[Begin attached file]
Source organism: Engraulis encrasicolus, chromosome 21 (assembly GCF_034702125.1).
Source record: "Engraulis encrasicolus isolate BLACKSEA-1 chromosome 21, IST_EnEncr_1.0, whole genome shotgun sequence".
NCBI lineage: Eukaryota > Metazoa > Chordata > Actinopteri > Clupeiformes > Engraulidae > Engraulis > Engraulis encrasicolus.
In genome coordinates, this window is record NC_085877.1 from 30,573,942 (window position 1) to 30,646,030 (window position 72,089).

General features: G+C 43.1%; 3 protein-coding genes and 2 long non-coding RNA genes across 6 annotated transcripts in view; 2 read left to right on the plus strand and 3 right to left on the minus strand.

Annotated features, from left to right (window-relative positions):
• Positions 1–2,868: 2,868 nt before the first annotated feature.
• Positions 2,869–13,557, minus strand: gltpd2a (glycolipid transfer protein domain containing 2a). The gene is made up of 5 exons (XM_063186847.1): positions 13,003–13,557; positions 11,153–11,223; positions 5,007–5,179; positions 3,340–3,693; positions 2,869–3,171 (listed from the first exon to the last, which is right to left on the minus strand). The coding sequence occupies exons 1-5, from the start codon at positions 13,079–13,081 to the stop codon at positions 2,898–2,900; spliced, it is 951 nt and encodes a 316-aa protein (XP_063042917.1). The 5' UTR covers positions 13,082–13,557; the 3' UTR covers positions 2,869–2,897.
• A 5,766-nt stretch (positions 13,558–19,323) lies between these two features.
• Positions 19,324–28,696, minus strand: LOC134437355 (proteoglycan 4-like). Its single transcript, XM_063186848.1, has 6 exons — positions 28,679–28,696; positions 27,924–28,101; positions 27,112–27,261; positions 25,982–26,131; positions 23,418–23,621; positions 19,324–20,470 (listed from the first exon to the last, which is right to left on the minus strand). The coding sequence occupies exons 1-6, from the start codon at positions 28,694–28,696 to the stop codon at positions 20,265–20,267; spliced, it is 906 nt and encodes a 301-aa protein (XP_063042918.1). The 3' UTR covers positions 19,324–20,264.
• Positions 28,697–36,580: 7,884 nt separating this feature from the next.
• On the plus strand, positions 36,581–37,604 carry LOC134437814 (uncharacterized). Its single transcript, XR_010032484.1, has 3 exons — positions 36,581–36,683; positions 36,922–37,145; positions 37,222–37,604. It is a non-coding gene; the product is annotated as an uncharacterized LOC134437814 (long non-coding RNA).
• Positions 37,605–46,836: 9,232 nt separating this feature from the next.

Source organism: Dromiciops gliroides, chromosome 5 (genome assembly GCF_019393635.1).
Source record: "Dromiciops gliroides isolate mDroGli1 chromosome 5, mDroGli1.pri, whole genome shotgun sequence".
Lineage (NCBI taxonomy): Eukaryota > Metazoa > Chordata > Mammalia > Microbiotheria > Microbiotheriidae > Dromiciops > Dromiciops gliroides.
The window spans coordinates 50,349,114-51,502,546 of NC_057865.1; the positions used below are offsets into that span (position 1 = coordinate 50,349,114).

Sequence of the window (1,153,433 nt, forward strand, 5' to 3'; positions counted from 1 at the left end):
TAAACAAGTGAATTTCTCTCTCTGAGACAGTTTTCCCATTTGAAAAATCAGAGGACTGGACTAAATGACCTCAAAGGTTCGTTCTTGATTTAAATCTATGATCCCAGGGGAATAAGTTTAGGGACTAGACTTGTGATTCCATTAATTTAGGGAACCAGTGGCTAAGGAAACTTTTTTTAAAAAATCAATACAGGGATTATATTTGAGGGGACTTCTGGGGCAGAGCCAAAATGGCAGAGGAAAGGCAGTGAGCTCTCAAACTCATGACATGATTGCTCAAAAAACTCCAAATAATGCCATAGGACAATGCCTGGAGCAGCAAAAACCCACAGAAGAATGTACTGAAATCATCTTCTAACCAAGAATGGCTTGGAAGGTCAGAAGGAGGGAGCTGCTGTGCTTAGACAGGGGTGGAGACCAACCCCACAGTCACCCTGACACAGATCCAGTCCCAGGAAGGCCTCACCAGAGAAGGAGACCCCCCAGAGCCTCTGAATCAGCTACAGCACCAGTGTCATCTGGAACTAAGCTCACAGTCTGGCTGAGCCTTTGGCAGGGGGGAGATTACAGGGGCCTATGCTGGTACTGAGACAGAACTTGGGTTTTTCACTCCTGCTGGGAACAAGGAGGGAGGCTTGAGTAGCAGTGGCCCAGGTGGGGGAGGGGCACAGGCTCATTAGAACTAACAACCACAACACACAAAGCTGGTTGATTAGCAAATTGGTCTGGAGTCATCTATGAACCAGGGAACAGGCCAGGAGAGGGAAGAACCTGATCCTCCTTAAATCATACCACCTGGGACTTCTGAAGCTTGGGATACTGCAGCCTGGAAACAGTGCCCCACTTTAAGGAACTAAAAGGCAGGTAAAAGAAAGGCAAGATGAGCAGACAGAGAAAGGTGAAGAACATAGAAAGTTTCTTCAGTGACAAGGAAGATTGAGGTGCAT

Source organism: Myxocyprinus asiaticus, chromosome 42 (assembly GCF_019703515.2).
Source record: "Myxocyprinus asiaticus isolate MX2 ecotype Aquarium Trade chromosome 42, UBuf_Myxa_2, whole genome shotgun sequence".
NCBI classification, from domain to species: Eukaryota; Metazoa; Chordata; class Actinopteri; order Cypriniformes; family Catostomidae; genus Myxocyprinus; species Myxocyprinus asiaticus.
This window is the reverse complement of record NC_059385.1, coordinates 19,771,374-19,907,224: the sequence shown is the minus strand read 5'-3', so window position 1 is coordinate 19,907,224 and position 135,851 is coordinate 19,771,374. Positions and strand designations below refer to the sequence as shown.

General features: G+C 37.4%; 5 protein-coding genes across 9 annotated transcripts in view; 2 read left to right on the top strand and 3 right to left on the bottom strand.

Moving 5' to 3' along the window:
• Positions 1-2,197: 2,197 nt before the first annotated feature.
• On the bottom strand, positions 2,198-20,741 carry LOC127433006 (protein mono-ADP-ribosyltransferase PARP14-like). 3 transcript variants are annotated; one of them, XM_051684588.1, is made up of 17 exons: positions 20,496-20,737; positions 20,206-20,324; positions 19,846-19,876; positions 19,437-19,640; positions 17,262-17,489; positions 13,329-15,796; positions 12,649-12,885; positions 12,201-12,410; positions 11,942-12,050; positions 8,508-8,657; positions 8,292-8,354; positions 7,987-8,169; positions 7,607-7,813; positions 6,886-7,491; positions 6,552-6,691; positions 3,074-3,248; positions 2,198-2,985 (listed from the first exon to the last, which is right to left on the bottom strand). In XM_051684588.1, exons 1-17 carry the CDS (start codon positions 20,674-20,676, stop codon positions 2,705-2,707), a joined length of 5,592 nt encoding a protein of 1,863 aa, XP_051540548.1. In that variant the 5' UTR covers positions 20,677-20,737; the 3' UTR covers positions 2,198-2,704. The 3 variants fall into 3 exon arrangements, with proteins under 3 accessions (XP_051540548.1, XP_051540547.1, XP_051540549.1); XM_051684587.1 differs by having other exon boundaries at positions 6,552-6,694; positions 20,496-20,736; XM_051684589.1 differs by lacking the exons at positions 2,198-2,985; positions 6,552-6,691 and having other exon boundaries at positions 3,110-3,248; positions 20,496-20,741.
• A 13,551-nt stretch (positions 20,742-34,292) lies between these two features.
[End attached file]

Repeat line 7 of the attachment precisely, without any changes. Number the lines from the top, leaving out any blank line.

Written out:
• Positions 1–2,868: 2,868 nt before the first annotated feature.